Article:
Page:Popular Science Monthly Volume 40.djvu/687

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eighteenth century. The earliest record of its exportation is given incidentally in the story of the shipwreck of Jorge de Albuquerque Coelho, who sailed from Pernambuco in May, 1565. The passage was a stormy one, and the sea became so rough at one time that they were obliged to throw part of their cargo overboard. "And seeing that all this was of no avail, and that the waves grew the higher, as if they wished to overwhelm us, we threw overboard the artillery and many boxes of sugar, and many bales of cotton."

Early Uses.—In early times—indeed, as late as 1747—cotton thread and cotton cloth were used throughout Brazil in lieu of money. In 1670 it was complained that, unless the exportation of cotton cloth was prohibited, "not a yard of cloth, or rather no money, would be found in Maranhão." Balls of cotton thread were used as small change, and circulated as such in all the shops and in all kinds of financial transactions. The manufacturers of these balls do not appear to have been always scrupulously honest, for the Legislature was finally obliged to take action to prevent the fraud of putting pieces of cloth, rags, and other such things in them. The trade in cotton between the neighboring captaincies became so large that the authorities of Maranhão, in order to keep all the money at home, prohibited the exportation of cotton from that place, and it was not until fifty years later (1756) that this law was repealed.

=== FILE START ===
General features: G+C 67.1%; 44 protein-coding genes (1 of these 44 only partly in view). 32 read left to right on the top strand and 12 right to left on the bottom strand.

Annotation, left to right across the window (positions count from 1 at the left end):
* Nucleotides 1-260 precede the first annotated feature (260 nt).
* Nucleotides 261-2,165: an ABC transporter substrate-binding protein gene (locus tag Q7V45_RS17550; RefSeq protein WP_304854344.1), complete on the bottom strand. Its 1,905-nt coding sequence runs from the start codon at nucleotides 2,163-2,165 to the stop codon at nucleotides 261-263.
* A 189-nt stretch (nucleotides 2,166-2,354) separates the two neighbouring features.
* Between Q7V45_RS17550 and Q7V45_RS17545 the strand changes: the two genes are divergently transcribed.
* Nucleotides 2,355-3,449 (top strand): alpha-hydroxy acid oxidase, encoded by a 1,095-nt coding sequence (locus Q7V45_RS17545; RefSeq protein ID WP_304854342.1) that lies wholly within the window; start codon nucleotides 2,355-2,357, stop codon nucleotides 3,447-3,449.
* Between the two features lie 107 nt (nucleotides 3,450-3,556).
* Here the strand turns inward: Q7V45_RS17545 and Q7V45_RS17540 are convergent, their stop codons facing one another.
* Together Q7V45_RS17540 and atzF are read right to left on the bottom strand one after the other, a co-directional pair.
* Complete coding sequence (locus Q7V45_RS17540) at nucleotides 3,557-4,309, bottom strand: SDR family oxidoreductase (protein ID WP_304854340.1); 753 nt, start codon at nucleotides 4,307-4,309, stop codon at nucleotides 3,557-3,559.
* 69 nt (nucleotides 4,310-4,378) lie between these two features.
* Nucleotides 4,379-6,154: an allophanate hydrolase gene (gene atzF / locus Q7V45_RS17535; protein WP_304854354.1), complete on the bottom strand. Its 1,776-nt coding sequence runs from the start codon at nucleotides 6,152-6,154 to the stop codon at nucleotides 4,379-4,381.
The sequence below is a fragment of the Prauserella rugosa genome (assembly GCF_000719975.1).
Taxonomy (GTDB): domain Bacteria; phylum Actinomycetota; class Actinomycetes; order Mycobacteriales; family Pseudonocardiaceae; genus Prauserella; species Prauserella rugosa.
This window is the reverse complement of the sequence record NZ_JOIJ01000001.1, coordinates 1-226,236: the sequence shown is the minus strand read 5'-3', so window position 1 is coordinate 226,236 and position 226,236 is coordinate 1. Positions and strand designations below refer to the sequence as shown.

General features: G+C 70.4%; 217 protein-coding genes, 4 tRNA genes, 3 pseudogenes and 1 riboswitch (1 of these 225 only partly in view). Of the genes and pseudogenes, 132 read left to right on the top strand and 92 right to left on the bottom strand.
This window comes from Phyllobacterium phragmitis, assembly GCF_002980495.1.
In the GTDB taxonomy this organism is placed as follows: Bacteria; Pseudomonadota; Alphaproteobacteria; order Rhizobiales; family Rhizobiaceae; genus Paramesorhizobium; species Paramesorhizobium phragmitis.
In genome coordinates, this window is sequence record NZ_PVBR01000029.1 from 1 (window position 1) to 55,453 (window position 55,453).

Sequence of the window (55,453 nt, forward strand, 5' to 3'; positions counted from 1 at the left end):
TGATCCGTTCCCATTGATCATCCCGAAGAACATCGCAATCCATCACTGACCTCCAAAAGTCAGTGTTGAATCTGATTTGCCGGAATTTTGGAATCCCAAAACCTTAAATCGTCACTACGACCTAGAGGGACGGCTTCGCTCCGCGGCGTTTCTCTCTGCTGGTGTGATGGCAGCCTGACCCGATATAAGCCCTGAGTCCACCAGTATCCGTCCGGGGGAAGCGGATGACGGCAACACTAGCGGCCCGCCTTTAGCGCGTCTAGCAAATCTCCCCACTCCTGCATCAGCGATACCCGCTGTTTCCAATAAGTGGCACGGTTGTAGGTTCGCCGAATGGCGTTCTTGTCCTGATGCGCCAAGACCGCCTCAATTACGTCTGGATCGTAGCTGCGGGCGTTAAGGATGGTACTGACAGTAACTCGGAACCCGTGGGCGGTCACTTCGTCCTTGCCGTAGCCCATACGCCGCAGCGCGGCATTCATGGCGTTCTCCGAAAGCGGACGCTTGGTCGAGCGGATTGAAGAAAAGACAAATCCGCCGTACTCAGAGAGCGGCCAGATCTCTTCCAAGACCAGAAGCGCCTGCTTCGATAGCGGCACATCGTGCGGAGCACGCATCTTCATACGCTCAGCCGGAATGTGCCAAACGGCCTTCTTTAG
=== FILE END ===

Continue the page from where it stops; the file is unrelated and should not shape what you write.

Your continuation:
The manufacture of cotton cloth was carried on to such an extent ("the people generally, even the senators, were accustomed to dress in clothing made of cotton") that complaint was made to the King of Portugal by the Portuguese merchants that it was interfering with their export trade with the colony and with the receipts of the royal treasury. Instructions were, therefore, given (January 5, 1785) to the agents of the crown in Rio de Janeiro to prohibit all spinning-factories, and, if necessary, to confiscate the looms. This prohibition, however, did not extend to the factories and looms for making coarse cotton cloth, such as was used for clothing slaves and for like purposes.

Yet in the face of these obstacles cotton culture in Brazil rapidly increased. The only statistics to be obtained of the exportation of cotton up to the end of the eighteenth century are those of the captaincy or province of Maranhao. In 1760 Maranhao exported 24,960 pounds of cotton; and in 1800, 5,529,408 pounds. That captaincy, however, stood only second among those exporting cotton; Pernambuco exported more than twice as much as Maranhão, while Bahia, Rio de Janeiro, and Pará, together exported about as much as Maranhao. Cotton was also one of the principal products of Rio Negro, Piauhy, Rio Grande do Norte, Parahyba, Alagôas, and Sergipe. These facts give us an idea of